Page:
Build Your Business:

Tips for Handling Copyright and Trademark Designs

By Connie Smith, Contributing Writer

October 31, 2018

Finding the perfect designs to embroider or screen print can start a chain reaction that might make or break a business. Every place you look people are wearing logos of everything from movies and sports to cartoons and pets. The one thing they may all have in common is they most likely have a copyright or trademark. Duplicating these without permission or obtaining a license to do so can ruin your business and drain your bank account.

There is a difference between copyright, trademark and service mark.

Copyright: Copyright is a lawful means of protecting the creator’s work. It is a type of intellectual property that provides exclusive publication, distribution and usage rights for the creator. Many different types of content can be protected by copyright. Examples are books, poems, plays, songs, films and artwork. To record a song that has a copyright, you will need to get permission or pay a fee to record and also could have to pay royalties to the writer/publisher.

Trademark: A trademark is a word, phrase, symbol, design, combination of letters or numbers, or other device that identifies and distinguishes products and services in the marketplace. Examples are sports mascots, words, phrases and numbers. The T-shirt you bought at the last NFL game you went to will have a TM on it.

Service mark: A service mark is used mostly with a company logo and company name. To make it easier to understand, if you go into a store named Bob’s Wine Company the name of the store and the logo of the store would have a SM, but the wine you buy will have a TM.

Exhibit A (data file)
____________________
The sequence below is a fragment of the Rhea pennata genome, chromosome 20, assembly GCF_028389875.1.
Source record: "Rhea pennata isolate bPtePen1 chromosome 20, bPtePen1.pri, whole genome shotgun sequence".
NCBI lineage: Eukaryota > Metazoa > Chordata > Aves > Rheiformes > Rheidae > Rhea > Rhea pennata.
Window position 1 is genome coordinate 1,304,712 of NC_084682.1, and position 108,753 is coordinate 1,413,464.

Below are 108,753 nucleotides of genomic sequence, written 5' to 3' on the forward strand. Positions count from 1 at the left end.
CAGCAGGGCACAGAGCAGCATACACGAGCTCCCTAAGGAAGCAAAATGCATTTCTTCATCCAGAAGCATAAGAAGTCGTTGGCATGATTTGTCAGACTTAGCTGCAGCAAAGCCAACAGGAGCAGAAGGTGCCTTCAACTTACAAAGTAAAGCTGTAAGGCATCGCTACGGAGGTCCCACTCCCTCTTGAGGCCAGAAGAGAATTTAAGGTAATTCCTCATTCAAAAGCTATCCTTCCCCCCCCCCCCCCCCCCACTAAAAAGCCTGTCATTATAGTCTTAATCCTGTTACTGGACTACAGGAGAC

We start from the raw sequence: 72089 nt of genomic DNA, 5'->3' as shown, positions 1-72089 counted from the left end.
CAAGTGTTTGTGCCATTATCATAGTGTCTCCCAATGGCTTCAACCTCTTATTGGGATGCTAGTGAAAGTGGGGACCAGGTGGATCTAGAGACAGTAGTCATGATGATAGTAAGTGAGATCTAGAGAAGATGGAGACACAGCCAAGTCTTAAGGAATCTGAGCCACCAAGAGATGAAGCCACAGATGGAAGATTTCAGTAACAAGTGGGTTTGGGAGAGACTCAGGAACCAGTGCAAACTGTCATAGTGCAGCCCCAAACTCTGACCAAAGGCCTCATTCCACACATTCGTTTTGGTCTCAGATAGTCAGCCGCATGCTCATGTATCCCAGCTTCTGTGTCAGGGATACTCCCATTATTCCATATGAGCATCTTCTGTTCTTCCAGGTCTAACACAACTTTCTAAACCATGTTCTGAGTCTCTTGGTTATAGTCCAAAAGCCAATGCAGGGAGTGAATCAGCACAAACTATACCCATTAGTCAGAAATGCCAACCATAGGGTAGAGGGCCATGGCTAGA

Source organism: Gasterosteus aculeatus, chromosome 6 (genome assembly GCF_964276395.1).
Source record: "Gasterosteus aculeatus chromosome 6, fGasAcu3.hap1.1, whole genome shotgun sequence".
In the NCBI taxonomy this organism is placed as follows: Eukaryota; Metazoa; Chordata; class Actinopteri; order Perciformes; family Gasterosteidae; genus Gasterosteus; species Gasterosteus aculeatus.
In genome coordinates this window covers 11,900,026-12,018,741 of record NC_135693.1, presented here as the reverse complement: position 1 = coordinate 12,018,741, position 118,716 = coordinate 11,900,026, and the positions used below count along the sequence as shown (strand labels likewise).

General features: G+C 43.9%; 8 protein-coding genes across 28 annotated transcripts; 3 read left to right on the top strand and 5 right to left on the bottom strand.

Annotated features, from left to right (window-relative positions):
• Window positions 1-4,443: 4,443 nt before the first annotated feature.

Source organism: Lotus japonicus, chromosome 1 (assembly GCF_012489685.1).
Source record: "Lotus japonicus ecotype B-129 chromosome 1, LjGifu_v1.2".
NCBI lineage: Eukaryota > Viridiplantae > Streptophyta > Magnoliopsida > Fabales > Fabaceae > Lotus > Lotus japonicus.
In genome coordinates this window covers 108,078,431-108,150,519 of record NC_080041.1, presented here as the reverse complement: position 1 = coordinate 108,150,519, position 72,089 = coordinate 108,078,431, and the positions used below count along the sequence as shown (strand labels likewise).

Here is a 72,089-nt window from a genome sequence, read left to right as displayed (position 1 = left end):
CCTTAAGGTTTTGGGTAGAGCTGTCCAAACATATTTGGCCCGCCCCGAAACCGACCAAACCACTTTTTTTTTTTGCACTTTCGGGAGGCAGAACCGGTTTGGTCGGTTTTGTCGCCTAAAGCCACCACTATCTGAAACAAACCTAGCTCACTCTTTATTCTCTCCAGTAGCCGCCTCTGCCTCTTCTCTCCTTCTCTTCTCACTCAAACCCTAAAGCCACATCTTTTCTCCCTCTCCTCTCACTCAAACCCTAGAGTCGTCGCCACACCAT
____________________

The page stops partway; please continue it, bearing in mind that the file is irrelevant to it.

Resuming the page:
You may have heard that a 15% change makes it okay to use someone else’s design or logo; however, that is not true. Changing the color or the lettering can get you in hot water with trademark infringement laws.

Recently, Harley Davidson won a 19.2 million-dollar settlement against an online retailer selling the HD logo on everything from cups to jackets. It was one of the largest trademark settlements ever made. Getting the license to a trademarked or copyright item can be a bit complicated. If you are using a one-color logo on a T-shirt that requires one license. The same logo with two colors on the same shirt requires another and putting it on a sweatshirt will require a third. Research is of the utmost important and seeking outside legal counsel is advisable in these situations.

When you buy a digitized design to embroider, it can be confusing. If you buy one design or the entire collection, you can use them on items to resell. You cannot resell the design to a friend for use. Yet, if you close your business and sell all inventory to someone, you can let the designs go with everything else. This includes any copies you have made for yourself.

Do the little companies get in trouble for trademark infringement? Yes, they do. There is a fine line when using outside designs, but as long as you follow the proper channels then you and your business will avoid any infractions.

Connie R. Smith has been in the embroidery industry for more than 30 years and has been an industry speaker and consultant. She also is an award-winning digitizer. For more information or to comment on this article, email Connie at